*6. Numerical Examples*

*6. Numerical Examples*

*We apply our representation method with examples that are shown in Figures 7 and 8 using different values of turning angle and values of weight .*

*7. Conclusion*

*7. Conclusion*

*In this paper, the representation of circular arcs using RCT curves was presented. The largest turning angle of a rational cubic Bézier and rational cubic Ball circular arcs is still not more than and , respectively. Therefore, we have increased the range for representation of circular arc up to (but not including ) without resorting to negative weights using RCT curve. Conic segments have also represented with RCT curves, thus, studying the necessary and sufficient conditions for RCT representation of circular arc is worthy.*

*Conflict of Interests*

*Conflict of Interests*

*The authors declare that there is no conflict of interests regarding the publication of this paper.*

*Acknowledgments*

*Acknowledgments*

*The authors are indebted to the anonymous reviewers for their helpful, valuable suggestions and comments for the improvement of the paper. The authors also would like to extend the gratitude to the School of Mathematical Sciences, Universiti Sains Malaysia, Penang, Malaysia, for the financial support from FRGS Grant no. 203/PMATHS/6711324.*

*References*

*References*

- G. Farin,
*Curves and Surfaces for CAGD: A Practical Guide*, Morgan Kaufmann, Boston, Mass, USA, 5th edition, 2002. - I. D. Faux and M. J. Pratt,
*Computational Geometry for Design and Manufacture*, Ellis Horwood, Chichester, UK, 1979. - G.-J. Wang, “Rational cubic circular arcs and their application in CAD,”
*Computers in Industry*, vol. 16, no. 3, pp. 283–288, 1991. View at Publisher · View at Google Scholar · View at Scopus - C. Blanc and C. Schlick, “Accurate parametrization of conics by NURBS,”
*IEEE Computer Graphics and Applications*, vol. 16, no. 6, pp. 64–71, 1996. View at Publisher · View at Google Scholar · View at Scopus - J. J. Chou, “Higher order Bézier circles,”
*Computer-Aided Design*, vol. 27, no. 4, pp. 303–309, 1995. View at Publisher · View at Google Scholar · View at Scopus - L. Fang, “A rational quartic Bézier representation for conics,”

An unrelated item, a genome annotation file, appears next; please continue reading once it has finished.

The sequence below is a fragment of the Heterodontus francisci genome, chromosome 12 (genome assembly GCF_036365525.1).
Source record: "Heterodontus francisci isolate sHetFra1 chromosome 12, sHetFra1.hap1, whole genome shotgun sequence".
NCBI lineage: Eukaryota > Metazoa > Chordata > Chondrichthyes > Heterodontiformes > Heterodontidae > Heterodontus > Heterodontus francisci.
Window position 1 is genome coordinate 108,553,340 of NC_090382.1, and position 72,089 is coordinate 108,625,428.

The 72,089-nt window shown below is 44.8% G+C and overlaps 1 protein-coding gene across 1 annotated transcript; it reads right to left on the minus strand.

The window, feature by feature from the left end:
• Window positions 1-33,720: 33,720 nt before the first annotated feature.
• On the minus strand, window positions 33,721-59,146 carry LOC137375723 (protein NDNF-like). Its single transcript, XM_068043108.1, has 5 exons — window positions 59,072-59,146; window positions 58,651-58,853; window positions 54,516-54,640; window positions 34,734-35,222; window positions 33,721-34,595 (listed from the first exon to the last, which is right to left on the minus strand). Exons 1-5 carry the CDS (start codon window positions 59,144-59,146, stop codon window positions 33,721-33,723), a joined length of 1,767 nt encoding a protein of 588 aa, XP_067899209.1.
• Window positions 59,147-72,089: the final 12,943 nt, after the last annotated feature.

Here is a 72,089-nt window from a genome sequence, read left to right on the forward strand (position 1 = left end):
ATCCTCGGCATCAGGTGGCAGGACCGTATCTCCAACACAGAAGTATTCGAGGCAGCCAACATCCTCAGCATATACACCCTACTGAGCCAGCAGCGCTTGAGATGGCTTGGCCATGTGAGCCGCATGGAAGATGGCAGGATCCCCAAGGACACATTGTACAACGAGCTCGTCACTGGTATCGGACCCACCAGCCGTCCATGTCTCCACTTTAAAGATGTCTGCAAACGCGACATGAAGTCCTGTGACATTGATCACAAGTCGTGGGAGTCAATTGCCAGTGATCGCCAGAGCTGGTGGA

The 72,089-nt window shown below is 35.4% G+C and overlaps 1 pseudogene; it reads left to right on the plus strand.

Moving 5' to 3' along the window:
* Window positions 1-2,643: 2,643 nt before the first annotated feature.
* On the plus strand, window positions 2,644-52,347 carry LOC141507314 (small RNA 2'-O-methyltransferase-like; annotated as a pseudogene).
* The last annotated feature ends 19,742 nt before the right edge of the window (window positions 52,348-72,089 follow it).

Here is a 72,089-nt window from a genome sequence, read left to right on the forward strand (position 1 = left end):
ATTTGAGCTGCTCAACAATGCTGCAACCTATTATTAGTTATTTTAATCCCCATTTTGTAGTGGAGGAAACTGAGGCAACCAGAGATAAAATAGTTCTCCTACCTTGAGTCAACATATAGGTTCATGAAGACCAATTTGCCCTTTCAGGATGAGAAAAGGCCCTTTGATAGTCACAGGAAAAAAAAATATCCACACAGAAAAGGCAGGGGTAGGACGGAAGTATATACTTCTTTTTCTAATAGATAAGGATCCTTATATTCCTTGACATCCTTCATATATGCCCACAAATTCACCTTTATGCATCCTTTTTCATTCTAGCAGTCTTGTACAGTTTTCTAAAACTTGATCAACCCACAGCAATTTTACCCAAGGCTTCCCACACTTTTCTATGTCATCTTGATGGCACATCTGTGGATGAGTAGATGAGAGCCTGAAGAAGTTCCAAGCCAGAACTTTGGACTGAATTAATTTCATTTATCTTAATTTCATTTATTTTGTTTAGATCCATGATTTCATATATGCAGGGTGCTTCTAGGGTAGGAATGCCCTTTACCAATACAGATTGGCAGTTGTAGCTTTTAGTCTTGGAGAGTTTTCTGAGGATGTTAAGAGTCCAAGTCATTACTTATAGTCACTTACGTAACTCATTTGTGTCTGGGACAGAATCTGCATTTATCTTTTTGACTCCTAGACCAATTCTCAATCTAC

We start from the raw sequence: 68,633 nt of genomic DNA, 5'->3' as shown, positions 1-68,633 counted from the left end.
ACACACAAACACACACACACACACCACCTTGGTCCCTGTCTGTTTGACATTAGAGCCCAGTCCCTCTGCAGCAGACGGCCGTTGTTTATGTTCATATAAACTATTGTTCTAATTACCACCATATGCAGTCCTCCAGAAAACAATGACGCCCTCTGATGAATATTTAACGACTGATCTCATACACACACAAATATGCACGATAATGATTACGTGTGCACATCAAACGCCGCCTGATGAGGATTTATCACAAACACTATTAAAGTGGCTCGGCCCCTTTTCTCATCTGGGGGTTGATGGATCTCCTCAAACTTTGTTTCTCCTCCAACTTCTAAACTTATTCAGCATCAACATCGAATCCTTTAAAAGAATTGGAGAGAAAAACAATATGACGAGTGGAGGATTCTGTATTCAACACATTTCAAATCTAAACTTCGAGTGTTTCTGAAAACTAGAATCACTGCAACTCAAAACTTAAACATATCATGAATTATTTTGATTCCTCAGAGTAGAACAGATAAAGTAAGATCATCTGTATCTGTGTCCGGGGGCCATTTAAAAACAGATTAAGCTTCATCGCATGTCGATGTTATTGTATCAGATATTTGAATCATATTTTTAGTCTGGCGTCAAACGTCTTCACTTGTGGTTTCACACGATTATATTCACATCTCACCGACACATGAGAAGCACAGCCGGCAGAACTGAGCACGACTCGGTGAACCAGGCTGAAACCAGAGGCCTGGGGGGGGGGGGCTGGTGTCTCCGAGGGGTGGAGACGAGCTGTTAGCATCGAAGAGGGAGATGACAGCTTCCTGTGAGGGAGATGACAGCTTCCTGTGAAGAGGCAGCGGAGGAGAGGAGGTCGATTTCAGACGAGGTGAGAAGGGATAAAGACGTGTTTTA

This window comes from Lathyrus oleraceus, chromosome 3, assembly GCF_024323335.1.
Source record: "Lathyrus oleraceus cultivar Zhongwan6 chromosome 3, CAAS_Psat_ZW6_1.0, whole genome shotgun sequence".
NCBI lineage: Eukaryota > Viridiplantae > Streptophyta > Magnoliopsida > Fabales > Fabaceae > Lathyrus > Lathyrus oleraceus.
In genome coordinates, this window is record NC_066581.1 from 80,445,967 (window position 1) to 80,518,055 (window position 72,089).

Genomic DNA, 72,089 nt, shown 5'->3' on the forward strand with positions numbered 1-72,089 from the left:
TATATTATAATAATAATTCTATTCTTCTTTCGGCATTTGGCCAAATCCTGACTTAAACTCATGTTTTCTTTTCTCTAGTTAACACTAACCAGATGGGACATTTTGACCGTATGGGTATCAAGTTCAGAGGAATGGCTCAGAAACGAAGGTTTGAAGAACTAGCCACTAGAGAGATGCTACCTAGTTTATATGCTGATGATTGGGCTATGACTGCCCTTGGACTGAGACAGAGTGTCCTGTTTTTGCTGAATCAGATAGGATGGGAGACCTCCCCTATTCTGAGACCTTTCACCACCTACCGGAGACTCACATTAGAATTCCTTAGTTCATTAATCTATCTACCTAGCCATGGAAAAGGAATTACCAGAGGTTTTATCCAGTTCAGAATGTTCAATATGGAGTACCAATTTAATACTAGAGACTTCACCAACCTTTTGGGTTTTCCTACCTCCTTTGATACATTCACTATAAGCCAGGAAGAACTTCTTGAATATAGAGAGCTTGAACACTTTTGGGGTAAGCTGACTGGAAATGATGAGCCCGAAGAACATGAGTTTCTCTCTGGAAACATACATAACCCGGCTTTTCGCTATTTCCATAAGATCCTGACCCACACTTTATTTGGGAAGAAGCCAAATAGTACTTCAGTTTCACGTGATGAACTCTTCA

*Computer Aided Geometric Design*, vol. 19, no. 5, pp. 297–312, 2002. View at Publisher · View at Google Scholar · View at Scopus - G.-J. Wang and G.-Z. Wang, “The rational cubic Bézier representation of conics,”
*Computer Aided Geometric Design*, vol. 9, no. 6, pp. 447–455, 1992. View at Publisher · View at Google Scholar · View at Scopus - Q.-Q. Hu and G.-J. Wang, “Necessary and sufficient conditions for rational quartic representation of conic sections,”
*Journal of Computational and Applied Mathematics*, vol. 203, no. 1, pp. 190–208, 2007. View at Publisher · View at Google Scholar · View at Scopus - Q.-Q. Hu, “Approximating conic sections by constrained Bézier curves of arbitrary degree,”
*Journal of Computational and Applied Mathematics*, vol. 236, no. 11, pp. 2813–2821, 2012. View at Publisher · View at Google Scholar · View at Scopus - Y. J. Ahn and H. O. Kim, “Approximation of circular arcs by Bézier curves,”
*Journal of Computational and Applied Mathematics*, vol. 81, no. 1, pp. 145–163, 1997. View at Publisher · View at Google Scholar · View at Scopus - S.-H. Kim and Y. J. Ahn, “An approximation of circular arcs by quartic Bézier curves,”
*Computer-Aided Design*, vol. 39, no. 6, pp. 490–493, 2007. View at Publisher · View at Google Scholar · View at Scopus - Y. J. Ahn, “Approximation of conic sections by curvature continuous quartic Bézier curves,”
*Computers and Mathematics with Applications*, vol. 60, no. 7, pp. 1986–1993, 2010. View at Publisher · View at Google Scholar · View at Scopus - Q.-Q. Hu and G.-J. Wang, “Rational cubic/quartic Said-Ball conics,”
*Applied Mathematics*, vol. 26, no. 2, pp. 198–212, 2011. View at Publisher · View at Google Scholar · View at Scopus - H. B. Said, “A generalized Ball curve and its recursive algorithm,”
*ACM Transactions on Graphics*, vol. 8, no. 4, pp. 360–371, 1989. View at Publisher · View at Google Scholar - J. M. Ali, “An alternative derivation of Said basis function,”
*Sains Malaysiana*, vol. 23, no. 3, pp. 42–56, 1994. View at Google Scholar - H. G. Timmer, “Alternative representation for parametric cubic curves and surfaces,”
*Computer-Aided Design*, vol. 12, no. 1, pp. 25–28, 1980. View at Publisher · View at Google Scholar · View at Scopus - M. Sarfraz, “Optimal curve fitting to digital data,”
*Journal of WSCG*, vol. 11, no. 3, 8 pages, 2003. View at Google Scholar

*
*